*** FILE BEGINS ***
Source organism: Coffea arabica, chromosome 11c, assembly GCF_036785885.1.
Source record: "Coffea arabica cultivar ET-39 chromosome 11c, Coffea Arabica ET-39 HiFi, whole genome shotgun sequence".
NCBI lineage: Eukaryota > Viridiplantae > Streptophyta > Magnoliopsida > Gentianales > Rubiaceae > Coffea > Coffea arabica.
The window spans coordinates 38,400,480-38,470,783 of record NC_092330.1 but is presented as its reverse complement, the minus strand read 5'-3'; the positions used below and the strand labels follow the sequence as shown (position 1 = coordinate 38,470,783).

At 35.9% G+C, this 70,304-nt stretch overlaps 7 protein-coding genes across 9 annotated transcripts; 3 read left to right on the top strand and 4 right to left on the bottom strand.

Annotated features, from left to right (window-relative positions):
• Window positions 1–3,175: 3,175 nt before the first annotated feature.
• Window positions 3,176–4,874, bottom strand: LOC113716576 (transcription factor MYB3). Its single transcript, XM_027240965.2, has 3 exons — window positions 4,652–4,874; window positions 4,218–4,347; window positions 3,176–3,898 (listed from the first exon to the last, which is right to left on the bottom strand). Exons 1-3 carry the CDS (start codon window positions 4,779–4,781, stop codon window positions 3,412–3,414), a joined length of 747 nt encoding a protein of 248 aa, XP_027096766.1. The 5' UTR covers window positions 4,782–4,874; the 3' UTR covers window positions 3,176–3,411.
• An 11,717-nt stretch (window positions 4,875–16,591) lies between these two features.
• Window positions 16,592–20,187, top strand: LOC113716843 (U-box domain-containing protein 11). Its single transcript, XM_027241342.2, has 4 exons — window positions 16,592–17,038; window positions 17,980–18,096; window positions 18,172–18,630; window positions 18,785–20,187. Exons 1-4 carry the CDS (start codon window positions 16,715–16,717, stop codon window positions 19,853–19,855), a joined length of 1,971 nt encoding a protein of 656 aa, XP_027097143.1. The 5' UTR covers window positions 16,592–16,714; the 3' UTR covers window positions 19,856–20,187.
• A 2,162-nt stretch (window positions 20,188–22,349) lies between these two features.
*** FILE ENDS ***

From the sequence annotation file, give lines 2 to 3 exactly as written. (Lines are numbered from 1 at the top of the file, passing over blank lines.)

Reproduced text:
Source record: "Coffea arabica cultivar ET-39 chromosome 11c, Coffea Arabica ET-39 HiFi, whole genome shotgun sequence".
NCBI lineage: Eukaryota > Viridiplantae > Streptophyta > Magnoliopsida > Gentianales > Rubiaceae > Coffea > Coffea arabica.